Racial bias in judgments of physical size and formidability

From size to threat

John Paul Wilson, Kurt Hugenberg, Nicholas O. Rule

Research output: Contribution to journalArticleResearchpeer-review

25 Citations (Scopus)

Abstract

Black men tend to be stereotyped as threatening and, as a result, may be disproportionately targeted by police even when unarmed. Here, we found evidence that biased perceptions of young Black men's physical size may play a role in this process. The results of 7 studies showed that people have a bias to perceive young Black men as bigger (taller, heavier, more muscular) and more physically threatening (stronger, more capable of harm) than young White men. Both bottom-up cues of racial prototypicality and top-down information about race supported these misperceptions. Furthermore, this racial bias persisted even among a target sample from whom upper-body strength was controlled (suggesting that racial differences in formidability judgments are a product of bias rather than accuracy). Biased formidability judgments in turn promoted participants' justifications of hypothetical use of force against Black suspects of crime. Thus, perceivers appear to integrate multiple pieces of information to ultimately conclude that young Black men are more physically threatening than young White men, believing that they must therefore be controlled using more aggressive measures.

Original languageEnglish
Pages (from-to)59-80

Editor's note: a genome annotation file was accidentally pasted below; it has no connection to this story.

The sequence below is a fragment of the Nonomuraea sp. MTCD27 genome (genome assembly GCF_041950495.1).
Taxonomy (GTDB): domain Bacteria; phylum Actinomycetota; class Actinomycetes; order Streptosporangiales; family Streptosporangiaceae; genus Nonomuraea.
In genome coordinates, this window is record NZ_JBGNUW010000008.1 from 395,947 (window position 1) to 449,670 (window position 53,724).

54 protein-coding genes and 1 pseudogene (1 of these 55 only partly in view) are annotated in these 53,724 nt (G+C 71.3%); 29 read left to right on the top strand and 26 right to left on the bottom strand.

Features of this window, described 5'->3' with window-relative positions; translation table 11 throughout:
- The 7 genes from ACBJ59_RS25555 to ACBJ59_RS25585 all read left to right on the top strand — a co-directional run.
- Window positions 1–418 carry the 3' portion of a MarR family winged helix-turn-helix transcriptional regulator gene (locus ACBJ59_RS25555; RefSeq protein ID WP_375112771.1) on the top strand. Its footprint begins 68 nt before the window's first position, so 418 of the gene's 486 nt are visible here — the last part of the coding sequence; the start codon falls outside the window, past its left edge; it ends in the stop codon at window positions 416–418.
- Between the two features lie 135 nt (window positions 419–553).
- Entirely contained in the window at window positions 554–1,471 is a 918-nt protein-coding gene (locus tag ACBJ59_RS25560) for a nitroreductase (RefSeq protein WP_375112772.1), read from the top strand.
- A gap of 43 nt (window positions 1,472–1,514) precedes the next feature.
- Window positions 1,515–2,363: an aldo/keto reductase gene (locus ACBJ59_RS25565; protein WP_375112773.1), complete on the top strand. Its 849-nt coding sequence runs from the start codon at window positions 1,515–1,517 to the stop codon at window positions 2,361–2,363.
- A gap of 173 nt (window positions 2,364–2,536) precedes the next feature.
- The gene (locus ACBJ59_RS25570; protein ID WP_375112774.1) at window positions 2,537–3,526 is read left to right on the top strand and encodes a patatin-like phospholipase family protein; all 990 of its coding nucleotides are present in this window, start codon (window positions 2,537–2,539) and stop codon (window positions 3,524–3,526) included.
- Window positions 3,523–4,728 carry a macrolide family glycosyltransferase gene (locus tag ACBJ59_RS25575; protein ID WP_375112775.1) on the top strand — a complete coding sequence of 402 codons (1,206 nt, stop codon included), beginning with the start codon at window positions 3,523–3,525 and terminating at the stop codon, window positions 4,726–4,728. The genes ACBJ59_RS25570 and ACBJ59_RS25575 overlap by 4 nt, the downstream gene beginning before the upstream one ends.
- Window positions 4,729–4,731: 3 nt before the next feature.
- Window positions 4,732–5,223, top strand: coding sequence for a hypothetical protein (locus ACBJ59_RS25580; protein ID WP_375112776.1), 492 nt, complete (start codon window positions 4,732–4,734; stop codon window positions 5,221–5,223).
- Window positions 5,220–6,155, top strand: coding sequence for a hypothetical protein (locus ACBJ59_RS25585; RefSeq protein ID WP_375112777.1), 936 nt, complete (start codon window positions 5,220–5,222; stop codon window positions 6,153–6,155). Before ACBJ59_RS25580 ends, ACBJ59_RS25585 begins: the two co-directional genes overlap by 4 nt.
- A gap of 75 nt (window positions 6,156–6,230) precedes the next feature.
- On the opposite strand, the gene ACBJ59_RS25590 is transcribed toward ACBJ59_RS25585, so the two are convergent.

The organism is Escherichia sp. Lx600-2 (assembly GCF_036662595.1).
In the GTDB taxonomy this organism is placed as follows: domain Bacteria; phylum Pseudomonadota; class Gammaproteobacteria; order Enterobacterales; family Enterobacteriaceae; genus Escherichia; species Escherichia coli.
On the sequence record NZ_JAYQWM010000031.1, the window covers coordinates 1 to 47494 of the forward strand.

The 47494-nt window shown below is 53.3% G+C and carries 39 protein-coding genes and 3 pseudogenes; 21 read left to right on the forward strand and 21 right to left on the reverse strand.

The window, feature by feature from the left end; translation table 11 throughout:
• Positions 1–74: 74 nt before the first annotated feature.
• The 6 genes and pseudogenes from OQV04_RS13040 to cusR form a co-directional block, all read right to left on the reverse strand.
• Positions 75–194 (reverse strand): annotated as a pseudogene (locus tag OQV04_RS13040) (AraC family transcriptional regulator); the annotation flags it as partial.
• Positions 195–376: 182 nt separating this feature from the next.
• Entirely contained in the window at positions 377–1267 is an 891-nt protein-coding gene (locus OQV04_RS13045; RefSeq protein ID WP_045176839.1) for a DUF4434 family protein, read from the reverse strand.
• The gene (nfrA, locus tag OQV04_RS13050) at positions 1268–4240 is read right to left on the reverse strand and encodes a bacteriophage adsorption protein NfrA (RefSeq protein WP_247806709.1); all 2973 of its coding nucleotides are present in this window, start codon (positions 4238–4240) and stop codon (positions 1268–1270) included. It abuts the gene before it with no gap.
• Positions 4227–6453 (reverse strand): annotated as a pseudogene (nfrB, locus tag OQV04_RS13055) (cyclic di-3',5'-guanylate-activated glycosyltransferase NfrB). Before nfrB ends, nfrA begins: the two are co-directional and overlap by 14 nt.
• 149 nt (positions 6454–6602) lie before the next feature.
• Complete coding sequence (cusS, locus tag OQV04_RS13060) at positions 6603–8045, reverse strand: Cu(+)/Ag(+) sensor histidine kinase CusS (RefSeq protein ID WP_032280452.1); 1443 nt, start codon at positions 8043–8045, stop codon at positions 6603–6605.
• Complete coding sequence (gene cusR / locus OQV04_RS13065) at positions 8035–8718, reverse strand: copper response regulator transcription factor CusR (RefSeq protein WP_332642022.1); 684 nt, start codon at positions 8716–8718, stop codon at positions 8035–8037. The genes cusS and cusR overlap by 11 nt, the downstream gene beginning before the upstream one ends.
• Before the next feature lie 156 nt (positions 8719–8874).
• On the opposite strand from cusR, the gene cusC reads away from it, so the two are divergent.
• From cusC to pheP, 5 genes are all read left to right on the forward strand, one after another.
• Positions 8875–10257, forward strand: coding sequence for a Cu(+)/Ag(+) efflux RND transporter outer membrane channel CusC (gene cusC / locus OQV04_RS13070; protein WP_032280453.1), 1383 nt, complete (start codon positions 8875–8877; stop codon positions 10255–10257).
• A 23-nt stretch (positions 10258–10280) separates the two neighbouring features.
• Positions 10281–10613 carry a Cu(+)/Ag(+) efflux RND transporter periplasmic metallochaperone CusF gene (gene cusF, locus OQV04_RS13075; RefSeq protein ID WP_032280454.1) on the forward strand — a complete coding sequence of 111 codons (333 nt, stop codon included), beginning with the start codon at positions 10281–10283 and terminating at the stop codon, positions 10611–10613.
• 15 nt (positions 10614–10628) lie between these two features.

Number of pages22
JournalJournal of Personality and Social Psychology
Volume113
Issue number1
DOIs
StatePublished - 1 Jul 2017

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Racism
threat
trend
Police
Crime
Cues
police
offense
evidence

Keywords

  • Intergroup relations
  • Motivated perception
  • Person perception
  • Race bias

Cite this

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abstract = "Black men tend to be stereotyped as threatening and, as a result, may be disproportionately targeted by police even when unarmed. Here, we found evidence that biased perceptions of young Black men's physical size may play a role in this process. The results of 7 studies showed that people have a bias to perceive young Black men as bigger (taller, heavier, more muscular) and more physically threatening (stronger, more capable of harm) than young White men. Both bottom-up cues of racial prototypicality and top-down information about race supported these misperceptions. Furthermore, this racial bias persisted even among a target sample from whom upper-body strength was controlled (suggesting that racial differences in formidability judgments are a product of bias rather than accuracy). Biased formidability judgments in turn promoted participants' justifications of hypothetical use of force against Black suspects of crime. Thus, perceivers appear to integrate multiple pieces of information to ultimately conclude that young Black men are more physically threatening than young White men, believing that they must therefore be controlled using more aggressive measures.",
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Racial bias in judgments of physical size and formidability : From size to threat. / Wilson, John Paul; Hugenberg, Kurt; Rule, Nicholas O.

In: Journal of Personality and Social Psychology, Vol. 113, No. 1, 01.07.2017, p. 59-80.

Research output: Contribution to journalArticleResearchpeer-review

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